1. You’ve got mail – but check those attachments and links for validity:
    Companies & agencies like FedEx, UPS, USPS and the IRS will not send you emails with attachments. If you see an email like this or one with an attachment you are not expecting do not click on it. If it looks like it may be from someone you know, you can check with them first before opening if the email was unexpected. Also, don’t click on the links from the email directly if you are at all suspicious. Instead go directly to those websites and login there.
  2. Microsoft will NOT call you to fix your computer:
    any call from anyone claiming to be Microsoft or any sort of tech or security company that bullies you into accessing your computer NOW is a fraud. Hang up and call your IT company (this should be US!) instead.
  3. Keep your client’s data secure when at Starbucks:
    When you are on an unsecured WiFi network such as Starbucks or a hotel, do not access or log in to private or secure websites. Instead use a VPN connection or do this from your office.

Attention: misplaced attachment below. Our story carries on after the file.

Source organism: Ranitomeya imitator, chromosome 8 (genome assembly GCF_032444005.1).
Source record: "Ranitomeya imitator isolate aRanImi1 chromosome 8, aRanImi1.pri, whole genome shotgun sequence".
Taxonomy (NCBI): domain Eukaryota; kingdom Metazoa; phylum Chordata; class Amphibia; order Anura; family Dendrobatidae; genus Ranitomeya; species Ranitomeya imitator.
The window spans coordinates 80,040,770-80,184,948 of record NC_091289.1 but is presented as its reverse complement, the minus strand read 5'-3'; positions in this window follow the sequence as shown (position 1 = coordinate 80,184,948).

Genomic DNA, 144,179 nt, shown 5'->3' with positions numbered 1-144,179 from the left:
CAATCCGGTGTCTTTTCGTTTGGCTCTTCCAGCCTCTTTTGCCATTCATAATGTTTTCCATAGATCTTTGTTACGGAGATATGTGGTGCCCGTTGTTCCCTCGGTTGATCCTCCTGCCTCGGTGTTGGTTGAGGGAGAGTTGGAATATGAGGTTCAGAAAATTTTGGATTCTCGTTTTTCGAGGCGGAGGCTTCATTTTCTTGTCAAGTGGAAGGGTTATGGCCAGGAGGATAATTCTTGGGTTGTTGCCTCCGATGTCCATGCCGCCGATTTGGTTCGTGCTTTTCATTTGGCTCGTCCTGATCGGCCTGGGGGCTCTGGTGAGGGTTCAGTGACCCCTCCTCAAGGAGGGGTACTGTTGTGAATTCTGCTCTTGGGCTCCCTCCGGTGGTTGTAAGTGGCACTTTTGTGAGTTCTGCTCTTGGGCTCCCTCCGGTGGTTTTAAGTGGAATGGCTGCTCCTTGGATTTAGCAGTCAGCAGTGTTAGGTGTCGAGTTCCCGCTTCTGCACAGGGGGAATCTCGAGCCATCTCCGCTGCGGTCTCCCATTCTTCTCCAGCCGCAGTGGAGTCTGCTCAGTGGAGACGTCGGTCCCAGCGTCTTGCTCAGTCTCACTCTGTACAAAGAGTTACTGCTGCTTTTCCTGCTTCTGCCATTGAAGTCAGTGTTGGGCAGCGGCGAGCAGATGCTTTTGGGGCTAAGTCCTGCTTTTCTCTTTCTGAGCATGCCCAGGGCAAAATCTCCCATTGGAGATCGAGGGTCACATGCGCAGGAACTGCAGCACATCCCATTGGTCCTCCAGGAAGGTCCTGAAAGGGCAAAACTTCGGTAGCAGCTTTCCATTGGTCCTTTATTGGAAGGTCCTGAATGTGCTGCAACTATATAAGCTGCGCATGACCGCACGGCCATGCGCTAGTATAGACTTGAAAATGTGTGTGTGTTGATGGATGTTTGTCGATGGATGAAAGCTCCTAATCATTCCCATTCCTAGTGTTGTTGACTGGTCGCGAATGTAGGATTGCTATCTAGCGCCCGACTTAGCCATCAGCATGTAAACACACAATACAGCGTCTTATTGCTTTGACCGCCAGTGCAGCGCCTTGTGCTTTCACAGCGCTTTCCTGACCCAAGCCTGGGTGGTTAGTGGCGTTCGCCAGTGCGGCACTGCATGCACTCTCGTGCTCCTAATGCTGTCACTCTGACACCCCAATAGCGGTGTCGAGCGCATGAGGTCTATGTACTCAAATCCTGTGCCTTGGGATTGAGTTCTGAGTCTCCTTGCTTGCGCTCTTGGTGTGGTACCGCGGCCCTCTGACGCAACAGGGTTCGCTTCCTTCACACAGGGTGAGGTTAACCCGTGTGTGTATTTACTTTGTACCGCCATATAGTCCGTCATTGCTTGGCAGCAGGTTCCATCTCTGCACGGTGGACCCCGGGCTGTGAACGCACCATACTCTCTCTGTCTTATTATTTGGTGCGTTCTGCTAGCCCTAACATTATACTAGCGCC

4. Backup, Backup, Backup:
    Be sure you have multiple layers of backup. Ideally a cloud based solution that is easily accessible when you need it and an encrypted or password protected local solution that protects your client’s files.
  5. Keep your software up to date:
    Be sure to keep your computer up to date with the latest patches and updates.
  6. Address your BYOD policy:
    The use of personal devices on a company network is one of your biggest concerns. If you allow personal devices have an Acceptable Use Policy (AUP) in place for your employees.
  7. Catch banking fraud fast:
    Sign up for e-mail or text alerts with your bank whenever a withdrawal over $100 takes place.
  8. Who has access to your client records and private data:
    Do you have employees that can access company files outside of the office through an application like Dropbox or OneDrive? Limit access to this data with policies and procedures in place or use a more secure solution (we can help with this!)
  9. Use secure passwords:
    This includes everything from the login to your PC to any and all websites you access. Don’t make the password easy to remember. Make them strong and complex, or you can use a password manager like LastPass.
  10. Cyber Insurance:
    NAS Insurance claims results show that costs associated with a data breach can conservatively range from $10 to $30 per record for breach response services such as client notifications, IT services, legal expenses and communication costs. How much will that cost your business?